Blue cards proposal set to be dropped by football's lawmakers this weekend, following backlash to the controversial plan from FIFA, UEFA and several Premier League managers
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Blue cards proposal set to be dropped by football's lawmakers this weekend, following backlash to the controversial plan from FIFA, UEFA and several Premier League managers

Mar 26, 2024
  • Football’s lawmakers are set to scrap plans to introduce blue cards into games 
  • The proposal was met with backlash by FIFA, UEFA and Premier League bosses 
  • ‘The mouse is cornered!’ Tune in to find out the latest goings on at Chris Sutton’s farm, as his cats take the advantage – It’s All Kicking Off podcast 

The controversial proposal to give referees blue cards to use in sin-bin trials is likely to be dropped on Saturday at a meeting of football’s lawmakers in Loch Lomond. 

FIFA and UEFA led a backlash behind the scenes that was taken up publicly by Premier League managers including Jurgen Klopp and Ange Postecoglou, with the International FA Board to set out their plans following their annual Board meeting.

FIFA have four seats on the eight-person IFAB Board and their opposition appears to have killed off the idea for now.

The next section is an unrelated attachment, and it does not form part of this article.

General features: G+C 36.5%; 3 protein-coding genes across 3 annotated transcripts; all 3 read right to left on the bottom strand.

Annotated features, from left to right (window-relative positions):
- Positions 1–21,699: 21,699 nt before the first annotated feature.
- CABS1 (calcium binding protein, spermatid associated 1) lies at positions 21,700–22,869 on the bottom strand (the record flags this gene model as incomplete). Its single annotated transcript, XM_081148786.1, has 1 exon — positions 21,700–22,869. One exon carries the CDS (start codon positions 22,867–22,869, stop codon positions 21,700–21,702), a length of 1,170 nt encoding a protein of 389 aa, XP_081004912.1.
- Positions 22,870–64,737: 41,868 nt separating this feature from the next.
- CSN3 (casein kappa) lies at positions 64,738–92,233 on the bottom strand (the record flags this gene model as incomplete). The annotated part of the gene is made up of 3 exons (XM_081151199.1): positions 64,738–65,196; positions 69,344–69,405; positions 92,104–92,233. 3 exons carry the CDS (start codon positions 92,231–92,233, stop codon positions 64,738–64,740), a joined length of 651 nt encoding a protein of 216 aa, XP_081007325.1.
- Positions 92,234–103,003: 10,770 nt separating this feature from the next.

The experiment with 10-minute sin bins similar to those used in rugby is expected to continue however, with Saturday’s discussion expected to focus on whether the new sanction will just be used to combat player dissent or be extended to punish cynical tactical fouls.

Sin-bin trials have been taking place in junior and amateur matches in England and Wales for dissent, but without a different coloured card being introduced to complement the use of yellow and red cards. 

The controversial plan to give referees blue cards to use in sin-bin trials is likely to be dropped

The controversial plan to give referees blue cards to use in sin-bin trials is likely to be dropped 

FIFA, UEFA and several Premier League managers had all voiced their opposition to the move

FIFA, UEFA and several Premier League managers had all voiced their opposition to the move

IFAB will also discuss extending these trials into the professional game, although they are unlikely to be implemented at elite levels at this stage. 

Trialling sin-bins in professional youth tournaments is viewed as the most likely outcome at this stage.

IFAB will also discuss giving referees the power to stop matches for official “cooling-off periods” for several minutes following confrontations between players, or if tempers are boiling over. 

No trials have taken place yet, but the idea would be for players to be split by match officials into different areas, such as their separate penalty areas. 

Other proposals to be discussed on Saturday include trialling a new protocol where only captains can approach match officials, similar to the convention in rugby.

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